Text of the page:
The preferred embodiment of the present invention comprises a cardiac output probe assembly which may be used to measure and monitor cardiac output during the post-operative recovery period following open heart surgery. The assembly comprises an elongated flexible chest tube having a proximal end which is inserted into the thoracic cavity of a patient. The tube includes a main lumen for draining fluids from the thoracic cavity and a secondary lumen which carries leads attached to a cardiac output probe. The probe is fastened to the pulmonary artery or aorta vessel with detachable tines and/or sutures and connected to appropriate monitoring devices to measure and monitor cardiac output.
When the desired measurements have been obtained, the probe is removed by applying a pulling force to the probe leads which releases the tines from connection with the vessel. The leads are further withdrawn from the tube to retract the probe within the chest tube where it housed until the chest tube is removed from the thoracic cavity.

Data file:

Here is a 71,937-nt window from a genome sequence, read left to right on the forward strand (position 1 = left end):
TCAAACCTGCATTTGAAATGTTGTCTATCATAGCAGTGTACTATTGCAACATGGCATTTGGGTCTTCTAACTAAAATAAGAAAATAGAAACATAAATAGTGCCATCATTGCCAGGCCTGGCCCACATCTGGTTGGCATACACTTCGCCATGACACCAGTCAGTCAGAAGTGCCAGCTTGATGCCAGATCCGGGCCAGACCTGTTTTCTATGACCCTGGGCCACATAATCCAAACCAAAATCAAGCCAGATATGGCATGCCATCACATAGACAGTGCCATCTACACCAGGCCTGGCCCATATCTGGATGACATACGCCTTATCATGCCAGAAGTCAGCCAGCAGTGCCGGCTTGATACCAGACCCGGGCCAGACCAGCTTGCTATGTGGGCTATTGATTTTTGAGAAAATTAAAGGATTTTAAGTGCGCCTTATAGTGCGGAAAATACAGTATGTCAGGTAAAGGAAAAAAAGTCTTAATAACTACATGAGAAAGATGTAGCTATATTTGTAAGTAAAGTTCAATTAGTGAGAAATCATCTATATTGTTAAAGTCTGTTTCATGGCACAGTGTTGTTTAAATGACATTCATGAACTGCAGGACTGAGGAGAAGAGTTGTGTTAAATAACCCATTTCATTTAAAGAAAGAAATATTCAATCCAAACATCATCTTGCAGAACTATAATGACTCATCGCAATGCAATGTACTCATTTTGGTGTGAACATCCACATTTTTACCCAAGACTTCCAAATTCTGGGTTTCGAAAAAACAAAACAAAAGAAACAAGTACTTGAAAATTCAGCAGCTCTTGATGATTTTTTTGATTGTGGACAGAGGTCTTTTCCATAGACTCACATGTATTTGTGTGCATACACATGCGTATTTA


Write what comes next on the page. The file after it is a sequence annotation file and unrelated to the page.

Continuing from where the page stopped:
The distal end of the tube includes a mouth portion and a semicircular shield portion. The main lumen terminates at the mouth portion and the secondary lumen terminates closely adjacent to the mouth portion such that the withdrawal of the probe is not impeded by the distal end of the tube. The distal end may also be generally circular wherein the termination point of the secondary lumen is displaced to enable the probe to be housed within the main lumen when fully retracted into the tube.
A multi-lumen tube accommodates several cardiac output devices and consolidates access to the thoracic cavity. The tube comprises a main lumen for draining fluids from the thoracic cavity and a plurality of secondary lumens which carry the leads for the cardiac output devices.